5-Minute Memoir: Anonymous Fame

5-Minute Memoir is exactly what it sounds like—a personal essay on some facet of the writing life, be it a narrative or a reflection, pensive, touching or hilarious. Enjoy this installment from Barbara Neal Varma.
Author:
Publish date:

I stared at the headline on my computer screen, my face flush with embarrassment. It was still dark outside in the predawn of March 29, 2013, the day when my dreams of becoming a well-known writer came true. Indeed, by the time the sun came up, my work had reached millions. And I couldn’t stop crying.

I pulled my bathrobe more tightly around me and scrolled further down, picking at the scab.

“Thanks to Lame Leaked Star Trek Parody, IRS Definitely Not Getting Into Its Local Comedy Troupe.”

And several more quoting William Shatner’s dismay. Somehow these hurt the most, me being a lifelong Trekkie—or Trekker, as us Trekkies like to say. And now my beloved Captain Kirk was appalled. Ouch.

It’d been just another assignment at the day job, another routine writing task among many working as a communications analyst for the Internal Revenue Service. They’d needed an opener, my boss had said, a short video, five minutes tops, to kick off a managers training conference. Something to really rev things up, let the frontline folks know they were appreciated. Permission to get creative, he’d said.

(Writer’s Digest Columns: How to Write a Five-Minute Memoir)

Five of us were tagged for the project. I called first dibs on the first draft—never mind I’d never written a script before. Hey, I knew how to write, and I knew “Star Trek,” so I downloaded a screenwriting template and was soon happily typing away to reveal a story about the planet “Notax” where anarchy reigned due to the lack of a working tax system. I added lots of insider jokes I hoped would resonate with the managers and ended with the Enterprise gang swooping in to save Notax’s economic system thereby providing public funds and community parks for all.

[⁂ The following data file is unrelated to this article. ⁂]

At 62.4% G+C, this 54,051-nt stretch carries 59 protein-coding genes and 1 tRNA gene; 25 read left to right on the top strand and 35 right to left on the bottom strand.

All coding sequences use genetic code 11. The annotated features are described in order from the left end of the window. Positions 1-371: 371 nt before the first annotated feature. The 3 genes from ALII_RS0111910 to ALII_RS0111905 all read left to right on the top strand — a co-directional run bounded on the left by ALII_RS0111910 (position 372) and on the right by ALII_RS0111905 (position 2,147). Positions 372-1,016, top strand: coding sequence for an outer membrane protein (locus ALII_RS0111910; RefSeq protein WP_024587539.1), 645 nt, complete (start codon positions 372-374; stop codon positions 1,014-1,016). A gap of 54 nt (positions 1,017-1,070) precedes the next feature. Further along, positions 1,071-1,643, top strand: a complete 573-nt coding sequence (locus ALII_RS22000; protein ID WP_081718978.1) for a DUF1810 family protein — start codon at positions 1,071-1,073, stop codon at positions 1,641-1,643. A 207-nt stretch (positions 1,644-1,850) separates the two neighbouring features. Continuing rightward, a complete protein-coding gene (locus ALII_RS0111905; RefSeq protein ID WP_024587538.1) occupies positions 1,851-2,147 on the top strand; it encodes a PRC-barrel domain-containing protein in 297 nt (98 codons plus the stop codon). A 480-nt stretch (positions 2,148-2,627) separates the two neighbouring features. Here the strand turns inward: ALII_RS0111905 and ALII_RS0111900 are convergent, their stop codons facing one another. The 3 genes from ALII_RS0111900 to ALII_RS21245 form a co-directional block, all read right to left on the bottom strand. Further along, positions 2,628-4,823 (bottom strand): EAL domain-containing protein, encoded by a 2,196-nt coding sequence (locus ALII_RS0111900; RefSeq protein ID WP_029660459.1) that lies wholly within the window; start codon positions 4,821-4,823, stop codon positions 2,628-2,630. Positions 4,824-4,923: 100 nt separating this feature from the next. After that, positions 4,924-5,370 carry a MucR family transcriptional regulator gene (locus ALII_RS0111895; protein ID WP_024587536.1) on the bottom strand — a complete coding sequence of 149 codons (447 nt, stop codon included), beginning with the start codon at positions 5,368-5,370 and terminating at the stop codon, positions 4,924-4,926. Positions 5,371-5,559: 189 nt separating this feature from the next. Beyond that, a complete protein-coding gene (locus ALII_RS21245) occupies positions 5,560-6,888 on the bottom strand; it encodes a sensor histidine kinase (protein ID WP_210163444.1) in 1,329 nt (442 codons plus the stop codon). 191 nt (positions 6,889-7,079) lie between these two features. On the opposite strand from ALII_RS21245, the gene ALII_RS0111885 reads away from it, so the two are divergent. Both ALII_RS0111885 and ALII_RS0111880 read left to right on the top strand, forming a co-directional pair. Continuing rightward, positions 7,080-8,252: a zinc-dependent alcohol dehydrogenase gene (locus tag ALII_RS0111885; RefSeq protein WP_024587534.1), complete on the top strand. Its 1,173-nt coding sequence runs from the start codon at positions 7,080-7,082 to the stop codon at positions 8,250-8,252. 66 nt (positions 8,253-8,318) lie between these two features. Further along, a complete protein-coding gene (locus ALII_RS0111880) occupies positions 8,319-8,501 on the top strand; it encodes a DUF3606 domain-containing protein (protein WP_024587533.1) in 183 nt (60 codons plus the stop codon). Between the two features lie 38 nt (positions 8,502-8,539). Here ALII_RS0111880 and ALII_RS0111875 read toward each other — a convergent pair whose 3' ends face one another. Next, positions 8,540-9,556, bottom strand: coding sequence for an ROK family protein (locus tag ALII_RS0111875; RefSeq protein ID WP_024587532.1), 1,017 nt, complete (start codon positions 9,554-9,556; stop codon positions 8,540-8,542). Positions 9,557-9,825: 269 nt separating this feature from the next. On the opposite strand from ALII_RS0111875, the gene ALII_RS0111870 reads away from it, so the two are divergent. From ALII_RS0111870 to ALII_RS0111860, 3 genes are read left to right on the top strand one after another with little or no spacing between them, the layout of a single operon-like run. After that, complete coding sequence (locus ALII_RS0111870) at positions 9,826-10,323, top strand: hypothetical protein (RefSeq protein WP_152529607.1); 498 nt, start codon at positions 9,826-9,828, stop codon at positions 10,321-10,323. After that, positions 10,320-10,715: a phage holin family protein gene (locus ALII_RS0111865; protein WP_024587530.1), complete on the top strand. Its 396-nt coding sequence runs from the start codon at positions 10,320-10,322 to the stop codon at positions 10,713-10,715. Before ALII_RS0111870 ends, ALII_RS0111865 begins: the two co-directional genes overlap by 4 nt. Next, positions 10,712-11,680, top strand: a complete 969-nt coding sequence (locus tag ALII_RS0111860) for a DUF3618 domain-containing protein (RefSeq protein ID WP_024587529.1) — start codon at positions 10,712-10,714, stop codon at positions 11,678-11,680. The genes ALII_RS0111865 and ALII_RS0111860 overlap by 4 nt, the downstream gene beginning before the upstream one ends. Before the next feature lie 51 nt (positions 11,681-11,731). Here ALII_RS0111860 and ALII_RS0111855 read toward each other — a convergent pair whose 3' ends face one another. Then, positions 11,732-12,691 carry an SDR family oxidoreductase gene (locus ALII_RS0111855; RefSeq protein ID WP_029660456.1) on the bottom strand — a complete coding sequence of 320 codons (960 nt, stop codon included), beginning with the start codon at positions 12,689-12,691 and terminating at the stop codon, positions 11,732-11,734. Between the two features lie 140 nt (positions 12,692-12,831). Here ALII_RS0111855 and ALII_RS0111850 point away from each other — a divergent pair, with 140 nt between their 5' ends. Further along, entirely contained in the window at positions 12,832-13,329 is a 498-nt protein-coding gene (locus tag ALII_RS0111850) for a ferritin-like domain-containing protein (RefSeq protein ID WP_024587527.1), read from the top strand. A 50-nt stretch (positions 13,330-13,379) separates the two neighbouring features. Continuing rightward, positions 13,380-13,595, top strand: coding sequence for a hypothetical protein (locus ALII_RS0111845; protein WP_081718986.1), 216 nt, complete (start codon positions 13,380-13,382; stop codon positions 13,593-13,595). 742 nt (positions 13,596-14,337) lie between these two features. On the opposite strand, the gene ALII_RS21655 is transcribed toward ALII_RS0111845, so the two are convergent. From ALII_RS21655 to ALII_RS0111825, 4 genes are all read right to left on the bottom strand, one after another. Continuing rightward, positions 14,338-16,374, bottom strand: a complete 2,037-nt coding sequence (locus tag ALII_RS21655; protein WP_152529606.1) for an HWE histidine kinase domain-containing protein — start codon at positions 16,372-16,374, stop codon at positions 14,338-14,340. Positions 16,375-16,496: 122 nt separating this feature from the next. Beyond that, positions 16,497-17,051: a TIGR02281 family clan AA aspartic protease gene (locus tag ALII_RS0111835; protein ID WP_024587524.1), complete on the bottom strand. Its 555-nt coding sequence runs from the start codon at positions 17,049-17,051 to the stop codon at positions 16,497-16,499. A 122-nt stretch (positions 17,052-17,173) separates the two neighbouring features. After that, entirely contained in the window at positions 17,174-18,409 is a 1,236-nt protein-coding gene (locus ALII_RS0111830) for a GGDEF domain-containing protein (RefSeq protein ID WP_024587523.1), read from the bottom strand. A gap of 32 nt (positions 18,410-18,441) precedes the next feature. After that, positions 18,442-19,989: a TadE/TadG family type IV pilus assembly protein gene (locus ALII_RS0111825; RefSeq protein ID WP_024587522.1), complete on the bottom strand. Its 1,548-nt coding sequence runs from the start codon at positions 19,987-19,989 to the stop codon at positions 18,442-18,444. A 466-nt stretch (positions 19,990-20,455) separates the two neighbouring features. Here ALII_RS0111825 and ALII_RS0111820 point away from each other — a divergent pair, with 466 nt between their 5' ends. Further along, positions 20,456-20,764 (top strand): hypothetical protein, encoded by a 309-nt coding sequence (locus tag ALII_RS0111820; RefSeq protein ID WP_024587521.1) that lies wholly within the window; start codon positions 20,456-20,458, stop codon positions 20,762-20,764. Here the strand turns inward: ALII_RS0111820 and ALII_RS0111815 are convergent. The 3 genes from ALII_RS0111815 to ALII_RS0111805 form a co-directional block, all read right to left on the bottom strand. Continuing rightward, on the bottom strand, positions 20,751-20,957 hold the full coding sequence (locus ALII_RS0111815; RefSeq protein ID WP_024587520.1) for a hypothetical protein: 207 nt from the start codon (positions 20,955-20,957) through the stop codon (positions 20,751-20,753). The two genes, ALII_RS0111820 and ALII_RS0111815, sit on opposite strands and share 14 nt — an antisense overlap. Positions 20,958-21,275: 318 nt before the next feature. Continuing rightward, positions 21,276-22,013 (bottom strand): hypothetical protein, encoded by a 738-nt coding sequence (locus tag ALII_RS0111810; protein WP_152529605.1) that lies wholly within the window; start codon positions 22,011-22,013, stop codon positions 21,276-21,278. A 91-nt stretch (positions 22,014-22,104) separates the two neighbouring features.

5-Minute Memoir: Anonymous Fame

My teammates did some well-placed editing, added in a few of their own one-liners, and voilà, a script was born.

“This is great,” my boss said, and I believed him.

I was lucky enough to live near the conference location and got permission to attend my little video’s big debut. I stood in the back and breathed it all in: the cheers, the laughter, the happy shouts from the troops. Five heady minutes later and my adventure in screenwriting came to a close.

Or so I thought.

5-Minute Memoir: Anonymous Fame

The author and her brother in a Photo Magic souvenir photo circa 1980, courtesy of the author.

After a few years’ incubation, the video started to surface in the outside world. First, some staffers on Capitol Hill got wind of it, and then, inevitably, the media. Next came the roar of public outcry that the IRS had spent its time and money on anything other than administering taxes. Had the criticism stayed along those fiscal lines, my writer’s ego might have better weathered the storm. But the barrage of “Stupid IRS film” headlines and sharply critical comments wore me down.

The video itself, trailing best intentions like toilet paper, was inescapable. Local news, national news, “Good Morning America.” Christmas came early for late night talk show hosts while I sank even deeper under the covers.